The fact is that gold has been more of a global speculative asset for the last several years. As ace speculator George Soros has said: "Gold is the ultimate asset bubble." According to the IB, however, "Gold prices have increased as a result of sustained global demand for gold investment, together with growth in jewellery and industrial demand. Increasing demand by the world's two largest markets, India and China, on account of rising income levels and strong economic growth continue to push up consumption. Other factors that are expected to keep gold prices bullish are concerns over fiscal imbalances; currency tensions; a weakening US dollar; associated fears of global inflation; and increasing availability and accessibility of gold investment products to retail investors." These are tired and catch-all explanations. Gold has been around for 4,000 years. There has never been a shortage of gold. Higher demand is a remote factor in the rise in gold prices. This is because gold is in continuous supply from hundreds of different sources. Being chemically inert, gold suffers no decomposition and so can be used and reused.
The IB's report on the reasons for the rise in silver prices is even more hackneyed. "Apart from its ornamental value, silver is also used for several industrial and commercial purposes such as batteries, mirrors, catalysts, solar energy, photography, x-rays and in many modern electronic items such as coating of DVDs, CDs, circuit boards and television. On account of these varied uses and the rising growth momentum, the demand for silver is rising." It's laughable if one focused on the demand side as the reason for the prices of this age-old metal having jumped by nearly 60% from August last year. Anybody with some idea of global markets knows why silver prices are shooting up. It's not demand from "industrial and commercial" uses. The reason is speculative and technical. The IB officials should start with some Google search.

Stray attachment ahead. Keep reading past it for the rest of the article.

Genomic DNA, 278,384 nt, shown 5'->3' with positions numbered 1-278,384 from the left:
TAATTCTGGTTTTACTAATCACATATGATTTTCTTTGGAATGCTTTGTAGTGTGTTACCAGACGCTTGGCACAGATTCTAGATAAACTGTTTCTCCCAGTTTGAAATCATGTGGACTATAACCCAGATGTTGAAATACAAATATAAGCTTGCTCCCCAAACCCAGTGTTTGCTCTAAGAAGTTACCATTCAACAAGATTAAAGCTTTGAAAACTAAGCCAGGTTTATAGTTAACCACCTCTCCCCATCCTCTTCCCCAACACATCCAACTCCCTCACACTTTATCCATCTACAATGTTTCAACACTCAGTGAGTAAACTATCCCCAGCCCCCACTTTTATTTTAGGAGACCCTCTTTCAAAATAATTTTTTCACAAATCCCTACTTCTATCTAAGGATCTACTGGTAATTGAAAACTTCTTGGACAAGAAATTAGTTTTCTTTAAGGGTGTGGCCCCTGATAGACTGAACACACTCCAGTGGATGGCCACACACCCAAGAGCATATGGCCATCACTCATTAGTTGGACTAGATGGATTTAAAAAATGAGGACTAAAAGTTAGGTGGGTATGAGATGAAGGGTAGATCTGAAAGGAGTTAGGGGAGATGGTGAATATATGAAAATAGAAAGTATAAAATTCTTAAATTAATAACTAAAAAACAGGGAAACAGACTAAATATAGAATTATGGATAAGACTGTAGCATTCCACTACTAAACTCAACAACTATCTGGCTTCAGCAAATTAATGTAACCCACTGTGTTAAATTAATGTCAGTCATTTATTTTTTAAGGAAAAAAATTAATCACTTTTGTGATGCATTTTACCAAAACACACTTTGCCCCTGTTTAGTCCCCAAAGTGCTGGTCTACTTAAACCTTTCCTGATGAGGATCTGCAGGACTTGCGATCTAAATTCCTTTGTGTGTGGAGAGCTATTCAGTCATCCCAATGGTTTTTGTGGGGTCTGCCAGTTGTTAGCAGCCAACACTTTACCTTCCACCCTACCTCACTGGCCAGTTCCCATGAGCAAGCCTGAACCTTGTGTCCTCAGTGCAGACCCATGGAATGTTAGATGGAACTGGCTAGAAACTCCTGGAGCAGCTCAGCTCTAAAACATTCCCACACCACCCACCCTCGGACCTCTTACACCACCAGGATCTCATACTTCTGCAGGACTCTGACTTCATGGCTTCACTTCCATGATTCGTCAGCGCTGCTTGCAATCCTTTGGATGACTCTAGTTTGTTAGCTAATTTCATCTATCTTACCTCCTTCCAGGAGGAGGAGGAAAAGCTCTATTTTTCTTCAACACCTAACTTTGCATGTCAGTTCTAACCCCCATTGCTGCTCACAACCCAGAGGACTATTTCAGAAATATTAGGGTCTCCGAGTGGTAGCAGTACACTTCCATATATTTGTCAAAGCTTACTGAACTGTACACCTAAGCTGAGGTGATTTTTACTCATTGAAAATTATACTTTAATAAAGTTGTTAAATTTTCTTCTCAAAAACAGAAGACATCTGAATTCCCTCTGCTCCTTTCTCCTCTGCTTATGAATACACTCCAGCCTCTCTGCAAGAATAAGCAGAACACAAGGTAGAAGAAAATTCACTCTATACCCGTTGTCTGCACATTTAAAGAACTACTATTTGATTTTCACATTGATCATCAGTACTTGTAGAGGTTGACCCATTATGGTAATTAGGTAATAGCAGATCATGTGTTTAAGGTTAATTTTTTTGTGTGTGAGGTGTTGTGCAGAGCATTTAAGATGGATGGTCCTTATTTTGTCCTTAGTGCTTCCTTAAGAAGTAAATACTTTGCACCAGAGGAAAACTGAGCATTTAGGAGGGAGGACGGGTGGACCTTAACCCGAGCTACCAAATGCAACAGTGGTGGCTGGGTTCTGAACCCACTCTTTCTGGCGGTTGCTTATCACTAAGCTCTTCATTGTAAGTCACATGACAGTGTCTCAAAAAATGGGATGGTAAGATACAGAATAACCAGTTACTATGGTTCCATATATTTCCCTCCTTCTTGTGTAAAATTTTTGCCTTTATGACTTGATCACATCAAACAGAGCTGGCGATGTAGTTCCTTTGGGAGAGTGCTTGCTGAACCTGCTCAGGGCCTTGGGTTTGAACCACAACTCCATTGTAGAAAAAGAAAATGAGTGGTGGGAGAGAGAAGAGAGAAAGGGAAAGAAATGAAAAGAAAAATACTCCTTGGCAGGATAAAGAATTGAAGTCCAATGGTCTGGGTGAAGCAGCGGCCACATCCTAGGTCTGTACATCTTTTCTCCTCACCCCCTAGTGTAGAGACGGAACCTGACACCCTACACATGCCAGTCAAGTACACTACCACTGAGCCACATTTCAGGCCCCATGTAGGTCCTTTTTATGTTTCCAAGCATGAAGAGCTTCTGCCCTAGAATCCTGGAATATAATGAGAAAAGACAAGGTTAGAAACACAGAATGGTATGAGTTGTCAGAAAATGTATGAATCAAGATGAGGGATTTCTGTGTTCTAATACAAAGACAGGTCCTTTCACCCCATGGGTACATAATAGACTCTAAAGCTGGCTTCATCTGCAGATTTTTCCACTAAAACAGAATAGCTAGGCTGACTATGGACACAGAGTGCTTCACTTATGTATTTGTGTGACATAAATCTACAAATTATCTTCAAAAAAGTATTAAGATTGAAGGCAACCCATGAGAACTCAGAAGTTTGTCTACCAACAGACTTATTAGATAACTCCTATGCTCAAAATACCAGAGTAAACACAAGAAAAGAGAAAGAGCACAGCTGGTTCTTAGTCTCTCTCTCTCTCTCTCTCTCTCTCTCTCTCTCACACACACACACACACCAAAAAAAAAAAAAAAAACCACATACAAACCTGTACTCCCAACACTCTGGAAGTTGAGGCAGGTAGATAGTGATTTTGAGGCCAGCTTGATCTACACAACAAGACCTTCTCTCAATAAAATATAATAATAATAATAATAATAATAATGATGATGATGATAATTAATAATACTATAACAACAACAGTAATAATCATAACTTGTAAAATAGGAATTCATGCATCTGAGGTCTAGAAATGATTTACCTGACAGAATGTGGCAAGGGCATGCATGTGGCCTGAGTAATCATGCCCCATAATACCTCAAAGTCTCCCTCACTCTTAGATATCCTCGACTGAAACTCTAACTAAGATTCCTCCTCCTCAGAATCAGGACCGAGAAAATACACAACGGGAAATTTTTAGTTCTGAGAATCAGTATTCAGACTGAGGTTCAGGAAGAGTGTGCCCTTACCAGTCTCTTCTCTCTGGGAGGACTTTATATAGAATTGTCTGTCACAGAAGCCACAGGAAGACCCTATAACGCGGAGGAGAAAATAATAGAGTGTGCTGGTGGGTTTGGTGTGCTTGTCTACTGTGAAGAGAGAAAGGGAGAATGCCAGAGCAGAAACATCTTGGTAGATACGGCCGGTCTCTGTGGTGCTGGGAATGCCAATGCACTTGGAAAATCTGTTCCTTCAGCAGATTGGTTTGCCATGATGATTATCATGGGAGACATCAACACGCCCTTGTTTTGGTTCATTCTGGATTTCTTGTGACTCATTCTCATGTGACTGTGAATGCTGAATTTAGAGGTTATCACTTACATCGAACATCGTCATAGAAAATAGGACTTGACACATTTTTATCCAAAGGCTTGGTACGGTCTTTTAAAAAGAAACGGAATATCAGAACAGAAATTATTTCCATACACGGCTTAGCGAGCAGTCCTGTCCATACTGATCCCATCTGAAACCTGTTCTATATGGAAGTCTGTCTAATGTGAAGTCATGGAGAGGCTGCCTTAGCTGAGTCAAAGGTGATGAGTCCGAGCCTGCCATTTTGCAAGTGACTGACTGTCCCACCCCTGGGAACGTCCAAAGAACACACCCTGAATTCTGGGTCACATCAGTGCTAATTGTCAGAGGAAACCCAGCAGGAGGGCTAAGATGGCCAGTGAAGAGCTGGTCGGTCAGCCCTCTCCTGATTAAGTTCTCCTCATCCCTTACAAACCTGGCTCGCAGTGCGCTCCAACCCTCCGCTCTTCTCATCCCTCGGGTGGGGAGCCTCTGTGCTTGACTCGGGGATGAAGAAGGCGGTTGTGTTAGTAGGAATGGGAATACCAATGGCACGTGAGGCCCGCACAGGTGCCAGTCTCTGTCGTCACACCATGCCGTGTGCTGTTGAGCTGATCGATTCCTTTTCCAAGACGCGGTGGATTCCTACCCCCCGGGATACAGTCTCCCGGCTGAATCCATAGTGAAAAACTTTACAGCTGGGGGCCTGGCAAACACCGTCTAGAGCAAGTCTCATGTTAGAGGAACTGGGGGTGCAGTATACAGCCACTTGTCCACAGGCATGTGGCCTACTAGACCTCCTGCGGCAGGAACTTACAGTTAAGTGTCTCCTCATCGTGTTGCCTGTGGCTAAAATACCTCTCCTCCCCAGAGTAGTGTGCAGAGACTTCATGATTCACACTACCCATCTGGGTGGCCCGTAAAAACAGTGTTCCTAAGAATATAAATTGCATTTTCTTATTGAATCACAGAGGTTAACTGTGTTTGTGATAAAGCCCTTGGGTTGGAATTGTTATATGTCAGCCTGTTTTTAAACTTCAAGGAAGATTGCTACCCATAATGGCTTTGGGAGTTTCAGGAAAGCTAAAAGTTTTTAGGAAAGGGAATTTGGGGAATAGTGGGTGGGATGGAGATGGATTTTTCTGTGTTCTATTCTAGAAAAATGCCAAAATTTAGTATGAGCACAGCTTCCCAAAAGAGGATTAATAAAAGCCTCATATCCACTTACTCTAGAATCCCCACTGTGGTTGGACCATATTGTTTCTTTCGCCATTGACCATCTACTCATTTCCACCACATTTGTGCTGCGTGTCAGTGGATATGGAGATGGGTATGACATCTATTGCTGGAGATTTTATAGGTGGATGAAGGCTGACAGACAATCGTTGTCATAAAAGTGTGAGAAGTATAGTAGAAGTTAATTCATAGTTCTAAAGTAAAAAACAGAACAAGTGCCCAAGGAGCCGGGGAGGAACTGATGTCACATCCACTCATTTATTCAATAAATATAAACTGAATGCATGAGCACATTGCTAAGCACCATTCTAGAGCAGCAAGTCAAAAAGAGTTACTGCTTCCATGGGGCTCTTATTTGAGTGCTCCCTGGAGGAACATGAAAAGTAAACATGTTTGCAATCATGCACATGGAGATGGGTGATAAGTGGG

As we had pointed out yesterday, the silver market is agog with rumours about the possibility that two large banks, JP Morgan and HSBC, are short in the silver market and they would need to cover up their short sales as the price rises. Comex, where silver futures are traded, increased the margin for long positions on Friday. Normally a rise in the margin leads to a decline in speculation and a fall in prices. However, silver actually shot up past its all-time high on Monday and Tuesday, despite the higher margin, leaving observers wondering whether the rising prices were caused by desperate short-sellers covering up and what is the reality of silver positions. The IB, of course is completely oblivious to all this and sending important-sounding analysis to the highest levels in the government.